Journal Information
Vol. 38. Issue. 1.January - February 2018
Pages 1-108
Vol. 38. Issue. 1.January - February 2018
Pages 1-108
Letter to the Editor
Open Access
Patent foramen ovale and anticardiolipin antibodies, a strange cause of bilateral kidney infarcion
Foramen oval permeable con anticardiolipina+, una causa rara de infartos renales múltiples
Pedro Pérez Díaza,
Corresponding author

Corresponding author.
, María Dolores Sánchez de la Nieta Garcíab, Jesús Piqueras Floresa, Ramón Maseda Urizaa, Juan Antonio Requena Ibáñeza, Manuel Rayo Gutiérreza
a Departamento de Cardiología, Hospital General Universitario de Ciudad Real (HGUCR), Ciudad Real, Spain
b Departamento de Nefrología, Hospital General Universitario de Ciudad Real (HGUCR), Ciudad Real, Spain
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Dear Editor,

Renal infarctions are infrequent, usually they are a consequence of atheroembolism from the heart (atrial fibrillation, infective endocarditis, atrial myxoma, among others), renal vasculopathy or hypercoagulability states (resistance to activated protein C, hyperhomocysteinemia, antiphospholipid syndrome, etc.).1 Paradoxical renal infarctions associated with patent foramen ovale have also been described. We present the first case of bilateral renal infarction associated with patent foramen ovale and anticardiolipin +.

The patient was 38-year-old male with persistent pain in right renal flank with a diagnosis of renoureteral colic/acute pyelonephritis. Pain worsening and new consultations, prompted patient admission. Physical examination revealed blood pressure 147/87mmHg and body temperature of 36°C, heart with regular rhythm, no murmurs and with preserved pulmonary sounds and pain on the right flank with palpation but not induced with percussion.

The blood chemistry showed increased LDH and APTT, with normal renal function and without proteinuria or hematuria. The electrocardiogram showed no signs of acute myocardial ischemia, and an abdominal-pelvic ultrasound revealed areas of hyperechogenicity in the right kidney. CT angiography revealed bilateral renal perfusion defects (Fig. 1), which confirmed the diagnosis of bilateral renal infarction by arteriography. The anticardiolipin antibodies were positive and a transesophageal echocardiogram revealed a patent foramen ovale without aneurysm of the interatrial septum, with the passage of bubbles while performing Valsalva maneuver (Fig. 2, Video 1). The patient developed ischemic colitis 12 days later: oral anticoagulation was started. The evolution was satisfactory and 6 months later the patient was asymptomatic and without recurrences.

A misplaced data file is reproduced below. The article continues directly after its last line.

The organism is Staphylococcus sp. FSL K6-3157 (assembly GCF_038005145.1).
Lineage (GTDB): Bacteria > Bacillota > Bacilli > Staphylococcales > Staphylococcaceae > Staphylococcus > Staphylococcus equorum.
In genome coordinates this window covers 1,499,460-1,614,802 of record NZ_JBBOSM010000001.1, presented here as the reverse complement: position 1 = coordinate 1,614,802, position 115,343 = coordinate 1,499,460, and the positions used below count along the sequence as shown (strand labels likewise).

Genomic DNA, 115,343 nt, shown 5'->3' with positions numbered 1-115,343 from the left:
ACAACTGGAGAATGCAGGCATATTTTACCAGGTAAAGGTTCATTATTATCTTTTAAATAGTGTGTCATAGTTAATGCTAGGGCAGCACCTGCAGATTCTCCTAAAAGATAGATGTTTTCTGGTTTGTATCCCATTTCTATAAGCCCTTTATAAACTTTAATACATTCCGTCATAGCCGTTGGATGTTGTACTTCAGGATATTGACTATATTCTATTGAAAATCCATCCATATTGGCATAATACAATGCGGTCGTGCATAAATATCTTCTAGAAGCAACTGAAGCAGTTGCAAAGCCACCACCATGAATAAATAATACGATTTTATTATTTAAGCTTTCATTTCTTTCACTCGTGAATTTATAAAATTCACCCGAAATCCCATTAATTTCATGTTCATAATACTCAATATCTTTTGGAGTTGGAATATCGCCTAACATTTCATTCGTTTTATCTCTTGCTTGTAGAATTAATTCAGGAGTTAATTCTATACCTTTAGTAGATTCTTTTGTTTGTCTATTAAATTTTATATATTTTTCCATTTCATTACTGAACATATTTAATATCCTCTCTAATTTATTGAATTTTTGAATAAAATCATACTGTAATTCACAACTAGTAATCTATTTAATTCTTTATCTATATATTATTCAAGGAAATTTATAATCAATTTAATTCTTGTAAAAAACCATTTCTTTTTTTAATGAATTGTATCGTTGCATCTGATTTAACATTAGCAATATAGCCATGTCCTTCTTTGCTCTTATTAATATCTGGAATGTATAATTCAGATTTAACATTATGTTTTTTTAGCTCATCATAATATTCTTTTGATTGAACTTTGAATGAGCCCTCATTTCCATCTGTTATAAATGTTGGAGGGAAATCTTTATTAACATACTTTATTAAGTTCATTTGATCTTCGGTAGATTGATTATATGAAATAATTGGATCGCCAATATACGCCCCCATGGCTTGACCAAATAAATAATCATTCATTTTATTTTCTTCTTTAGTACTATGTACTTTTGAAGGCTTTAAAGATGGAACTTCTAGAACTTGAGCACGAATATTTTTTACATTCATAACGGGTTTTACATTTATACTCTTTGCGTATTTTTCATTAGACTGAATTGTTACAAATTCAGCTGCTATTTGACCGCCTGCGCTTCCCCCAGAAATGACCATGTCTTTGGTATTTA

Fig. 1.

Bilateral renal perfusion defects.

Fig. 2.

Permeable ovale foramen.


Renal infarction is characterized clinically by low back pain and refractory arterial hypertension. Leukocytosis, hematuria and high CRP and LDH may be present. Renal perfusion defects in a CT angiography are very suggestive and renal arteriography is the gold standard for diagnosis

Iwasaki et al.2 described a case of isolated patent foramen ovale manifested as renal infarction with impaired renal function. Nara et al.3 diagnosed bilateral renal infarction in a patient with poorly controlled arterial hypertension, and discovered a patent foramen ovale. Finally, Ronco et al.4 attended a hypertensive urgency in a patient that was found to have renal infarction and patent foramen ovale. Transesophageal echocardiography establishes the diagnosis of permeable foramen ovale. The antiaggregation begins with the first embolism; percutaneous closure can be considered in case of recurrence or aneurysm of the interatrial septum. The antiphospholipid syndrome presents with arterial and venous thrombosis,5–7 the diagnosis is based on clinical and biochemistry findings7 and is candidate to early anticoagulation.8

Here we have described the first case with patent foramen ovale, antiphospholipid syndrome and renal infarctions. We believe that it is indicated to perform an analytical and echocardiographic studies in patients with renal infarctions to diagnose structural abnormalities or thrombophilias so that antiplatelet or anticoagulant treatment is initiated early.

Conflict of interests

The authors do not declare conflicts of interest.


To the Cardiology and Nephrology Services of the HGUCR.

Appendix A
Supplementary data

The following are supplementary data to this article:


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Please cite this article as: Pérez Díaz P, Sánchez de la Nieta García MD, Piqueras Flores J, Maseda Uriza R, Requena Ibáñez JA, Rayo Gutiérrez M. Foramen oval permeable con anticardiolipina+, una causa rara de infartos renales múltiples. Nefrologia. 2018;38:105–107.

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